Suevite at the Altebürg quarry (type locality),
Nördlinger Ries, Germany; goat for scale
Suevite outcrop at the Aumühle quarry,
Ries crater, Germany
Close-up of contact between suevite
(top, grey) and underlying lithic 'bunte breccia'
(reddish-brown), Aumühle quarry
Slab of typical suevite, Ries crater, Germany
Close-up of crystalline rock fragments
surrounded by dark impact glass, all set in a
particulate matrix; compare image above
Suevite as a building stone, church St. Georg
and town hall (top, middle), Nördlingen
Suevite as a building stone, St. George's church,
Katzenstein Castle near Dischingen is mainly
built from suevite
Suevite with elongated flaedle in Katzenstein
Castle building stone
Intensely altered suevite at the Lehberg
quarry, Unterwilflingen, Ries crater; flaedle
have been almost completely transformed
into white aggregates of clay minerals
Large melt flaedle from suevite, Mien, Sweden,
containing abundant rock and mineral clasts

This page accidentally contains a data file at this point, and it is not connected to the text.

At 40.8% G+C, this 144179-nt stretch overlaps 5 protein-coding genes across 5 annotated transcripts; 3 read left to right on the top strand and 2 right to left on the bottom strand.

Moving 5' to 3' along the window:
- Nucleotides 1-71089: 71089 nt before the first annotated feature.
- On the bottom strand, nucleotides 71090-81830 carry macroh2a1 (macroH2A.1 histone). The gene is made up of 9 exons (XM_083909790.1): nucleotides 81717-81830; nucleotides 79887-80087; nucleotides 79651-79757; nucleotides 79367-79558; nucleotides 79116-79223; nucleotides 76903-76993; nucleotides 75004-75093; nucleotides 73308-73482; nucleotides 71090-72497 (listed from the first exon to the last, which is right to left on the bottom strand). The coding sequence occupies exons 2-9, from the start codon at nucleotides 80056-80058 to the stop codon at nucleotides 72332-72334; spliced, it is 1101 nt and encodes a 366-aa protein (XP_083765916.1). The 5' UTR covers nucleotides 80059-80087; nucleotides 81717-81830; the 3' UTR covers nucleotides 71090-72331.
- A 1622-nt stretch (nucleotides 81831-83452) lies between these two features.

Sample courtesy: Peter Bockstaller,
Glacially transported and rounded suevite
pebble, Wanapitei, Ontario, Canada;
note granite clast mantled by impact glass
Suevite from drill core, Logoisk, Belarus,
showing white granitic rock clasts and dark melt
particles in a greyish groundmass
Sample courtesy: Dr Liudmila Glazovskaya,
Moscow State University, Russia
Thin section photomicrograph of schlieren
and blasen in fluidal suevite glass, Logoisk;
Suevite boulder, Manicouagan, Québec, Canada
Suevite slice, Manicouagan, Québec, Canada;
note darker melt particles
Thin section photomicrograph of recrystallised
glass particles in suevite, Manicouagan;
Shocked quartz with two sets of PDFs in suevite,
Manicouagan, Québec, Canada;
Suevite, Lappajärvi, Finland
Suevite, Dellen, Sweden
Black suevite, Gardnos, Norway
Suevite, Manson, USA
Sample courtesy: Dr Ray Anderson,
Iowa Geological Survey, USA
Suevite, Kara, Russia
Greenish suevite, Rochechouart, France
Carbonate-derived suevite, Steinheim,
Germany, with tiny darker melt particles
Sample courtesy: Landesamt für Geologie,
Bergbau und Rohstoffe, Baden-Württemberg
Sandstone-derived suevite, Goat Paddock,
Western Australia; melt particles are almost
pure silica; specimen width ~7 cm
Sample courtesy: Dr Dermot Henry,
Museum of Victoria, Melbourne, Australia
Reworked breccia, Stac Fada Member, Scotland,
containing suevite melt particles, shocked
quartz grains, and round accretionary lapilli
Sample courtesy: Dr Ken Amor,
University of Oxford, UK
All photographs shown above were taken by the author of this webpage.